Menu-wise, we didn’t have a lot to choose from. The kitchen had suffered a fire recently and it was the first day of reopening. Thus, nothing “roasted” or BBQd was available. Our selection turned out very heavily chilli laden. For a spice freak like me, nothing short of heaven. Otherwise, be careful of randomly ticking off everything that bears the “HuTong” ancient seal of approval, as most of those dishes are fiery! The dessert selection was wholly unimaginative. I have come to expect nothing of the Chinese when it comes to sweets, this was no different. Back home for a satisfying tub of ice cream, shorts, and flip-flops.

What is more valuable than gold in the Netherlands?

One can per customer per day

One can per customer per day

Holland is suffering under the weight of its own reputation as a paradise for lactose aficionados. Baby formula shortages have been causing screaming frenzies and fights in stores for several years now. While it is true that some people have been buying formula to “export” to China, it is totally confounding as to why producers have not been able to keep up with the demand. At supermarkets nationwide, Nutrilon-brand formulae are kept in tight security, next to the packs of cigarettes at customer service (!!). Nutrilon is now a rationed product – Asians pick them up under intense scrutiny.

Stores here have taken to discriminating against people of Oriental origin, deliberately targeting them as raiders of the lost ark. There have been discrimination suits leveled at retailers and yet the war goes on. At Kruidvat, you have employees refusing to sell milk to Chinese people, while across the street at De Bijenkorf, you have sharply suited employees hired for their Mandarin-speaking abilities. In short, they shun Chinese custom at the cheap and cheerful drugstore, while they pad the red carpet for Beijing busloads vis-a-vis haute couture.

On its way to sacred status in NL

On its way to sacred status in NL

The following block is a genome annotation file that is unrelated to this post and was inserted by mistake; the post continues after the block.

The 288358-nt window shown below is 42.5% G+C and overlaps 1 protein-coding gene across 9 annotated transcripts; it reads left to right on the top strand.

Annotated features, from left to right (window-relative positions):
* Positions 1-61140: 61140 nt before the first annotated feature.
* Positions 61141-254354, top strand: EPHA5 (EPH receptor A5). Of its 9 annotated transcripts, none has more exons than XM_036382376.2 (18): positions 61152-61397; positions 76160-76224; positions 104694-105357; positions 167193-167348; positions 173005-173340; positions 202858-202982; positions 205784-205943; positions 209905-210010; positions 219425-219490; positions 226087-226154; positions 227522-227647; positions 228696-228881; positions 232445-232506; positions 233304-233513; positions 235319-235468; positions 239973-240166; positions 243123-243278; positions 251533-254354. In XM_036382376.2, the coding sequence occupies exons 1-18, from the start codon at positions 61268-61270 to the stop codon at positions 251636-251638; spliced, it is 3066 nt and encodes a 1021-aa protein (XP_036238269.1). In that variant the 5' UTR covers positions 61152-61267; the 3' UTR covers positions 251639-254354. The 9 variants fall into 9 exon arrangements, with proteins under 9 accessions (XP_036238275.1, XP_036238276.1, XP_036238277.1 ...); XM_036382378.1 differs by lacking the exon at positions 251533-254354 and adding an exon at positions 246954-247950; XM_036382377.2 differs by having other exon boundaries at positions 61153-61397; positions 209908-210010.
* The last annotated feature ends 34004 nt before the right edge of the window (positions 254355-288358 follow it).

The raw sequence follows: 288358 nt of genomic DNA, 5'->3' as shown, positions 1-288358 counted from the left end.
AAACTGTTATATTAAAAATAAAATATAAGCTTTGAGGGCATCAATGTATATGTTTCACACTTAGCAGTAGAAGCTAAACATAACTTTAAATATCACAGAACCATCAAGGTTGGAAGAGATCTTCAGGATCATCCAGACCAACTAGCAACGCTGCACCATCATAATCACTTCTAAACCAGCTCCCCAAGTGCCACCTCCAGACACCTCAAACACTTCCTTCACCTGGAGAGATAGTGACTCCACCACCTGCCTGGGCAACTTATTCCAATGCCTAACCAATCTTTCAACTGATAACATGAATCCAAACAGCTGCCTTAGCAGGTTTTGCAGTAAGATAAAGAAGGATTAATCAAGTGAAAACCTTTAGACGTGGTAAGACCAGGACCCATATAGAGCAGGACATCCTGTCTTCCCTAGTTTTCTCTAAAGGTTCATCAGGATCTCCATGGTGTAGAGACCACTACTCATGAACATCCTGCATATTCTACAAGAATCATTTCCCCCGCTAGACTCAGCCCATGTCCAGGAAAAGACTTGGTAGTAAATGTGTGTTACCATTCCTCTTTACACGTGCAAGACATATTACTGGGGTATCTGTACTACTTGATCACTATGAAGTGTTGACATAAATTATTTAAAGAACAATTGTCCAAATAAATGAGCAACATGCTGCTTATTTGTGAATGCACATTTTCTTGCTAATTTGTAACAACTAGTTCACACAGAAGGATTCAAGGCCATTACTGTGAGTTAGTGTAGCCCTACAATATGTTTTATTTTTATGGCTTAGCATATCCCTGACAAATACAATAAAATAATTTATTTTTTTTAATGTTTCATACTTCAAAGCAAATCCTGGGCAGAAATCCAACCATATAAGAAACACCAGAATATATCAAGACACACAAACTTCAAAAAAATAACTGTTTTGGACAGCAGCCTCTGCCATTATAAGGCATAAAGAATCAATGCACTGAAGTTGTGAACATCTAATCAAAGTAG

Yesterday night, there was another burglary at Petit-Homme’s crèche, targeting the formula stock. The baddies made off with a heap of baby formula and other knick knacks like iPads and cash. It is almost as though we were living in a communist regime where the shortage of basic necessities leads to anarchy.

This is quite the problem for Dutch retailers yet it is a huge opportunity for producers and everyone else on the distribution chain to capitalize on torrential demand. It is hard to understand why people in this day and age are still fighting tooth and nail over milk.

How Important Is Service at a Restaurant?

“Good Service” is a relative concept. Relative to how much you are willing to pay for it, and relative to your prior experiences. To me, good service is not complicated. It is: (1) Making your guests feel comfortable; (2) Getting the job done. I don’t have Burj Khalifa expectations. I don’t need all the servers to “know my name” (in fact I’d rather not, given the wake of destruction we have been leaving in restaurants lately), I don’t need to hear polysyllabic fish names rattled off in 4 languages weaved in with the latest news on molecular gastronomy, and I would much rather not be forced to pay a 20% commission on every glass of wine I order for these privileges.